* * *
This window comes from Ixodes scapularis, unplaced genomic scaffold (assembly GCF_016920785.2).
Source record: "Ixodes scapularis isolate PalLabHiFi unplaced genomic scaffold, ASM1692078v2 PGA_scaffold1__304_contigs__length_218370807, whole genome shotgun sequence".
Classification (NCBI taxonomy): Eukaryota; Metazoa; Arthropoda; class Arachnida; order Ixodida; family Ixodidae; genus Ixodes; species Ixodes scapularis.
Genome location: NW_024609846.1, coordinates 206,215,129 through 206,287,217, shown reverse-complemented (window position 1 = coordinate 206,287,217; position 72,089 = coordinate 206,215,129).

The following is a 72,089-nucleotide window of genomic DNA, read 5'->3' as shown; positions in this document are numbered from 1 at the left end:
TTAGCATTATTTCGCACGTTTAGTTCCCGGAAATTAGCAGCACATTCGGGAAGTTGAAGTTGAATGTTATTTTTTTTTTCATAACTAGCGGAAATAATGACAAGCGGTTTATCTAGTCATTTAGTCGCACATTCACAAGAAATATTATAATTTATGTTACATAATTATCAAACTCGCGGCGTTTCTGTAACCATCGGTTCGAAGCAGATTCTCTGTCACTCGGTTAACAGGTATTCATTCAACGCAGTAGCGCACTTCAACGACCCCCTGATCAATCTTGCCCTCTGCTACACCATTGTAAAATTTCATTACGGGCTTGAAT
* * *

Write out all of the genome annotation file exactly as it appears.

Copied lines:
This window comes from Ixodes scapularis, unplaced genomic scaffold (assembly GCF_016920785.2).
Source record: "Ixodes scapularis isolate PalLabHiFi unplaced genomic scaffold, ASM1692078v2 PGA_scaffold1__304_contigs__length_218370807, whole genome shotgun sequence".
Classification (NCBI taxonomy): Eukaryota; Metazoa; Arthropoda; class Arachnida; order Ixodida; family Ixodidae; genus Ixodes; species Ixodes scapularis.
Genome location: NW_024609846.1, coordinates 206,215,129 through 206,287,217, shown reverse-complemented (window position 1 = coordinate 206,287,217; position 72,089 = coordinate 206,215,129).

The following is a 72,089-nucleotide window of genomic DNA, read 5'->3' as shown; positions in this document are numbered from 1 at the left end:
TTAGCATTATTTCGCACGTTTAGTTCCCGGAAATTAGCAGCACATTCGGGAAGTTGAAGTTGAATGTTATTTTTTTTTTCATAACTAGCGGAAATAATGACAAGCGGTTTATCTAGTCATTTAGTCGCACATTCACAAGAAATATTATAATTTATGTTACATAATTATCAAACTCGCGGCGTTTCTGTAACCATCGGTTCGAAGCAGATTCTCTGTCACTCGGTTAACAGGTATTCATTCAACGCAGTAGCGCACTTCAACGACCCCCTGATCAATCTTGCCCTCTGCTACACCATTGTAAAATTTCATTACGGGCTTGAAT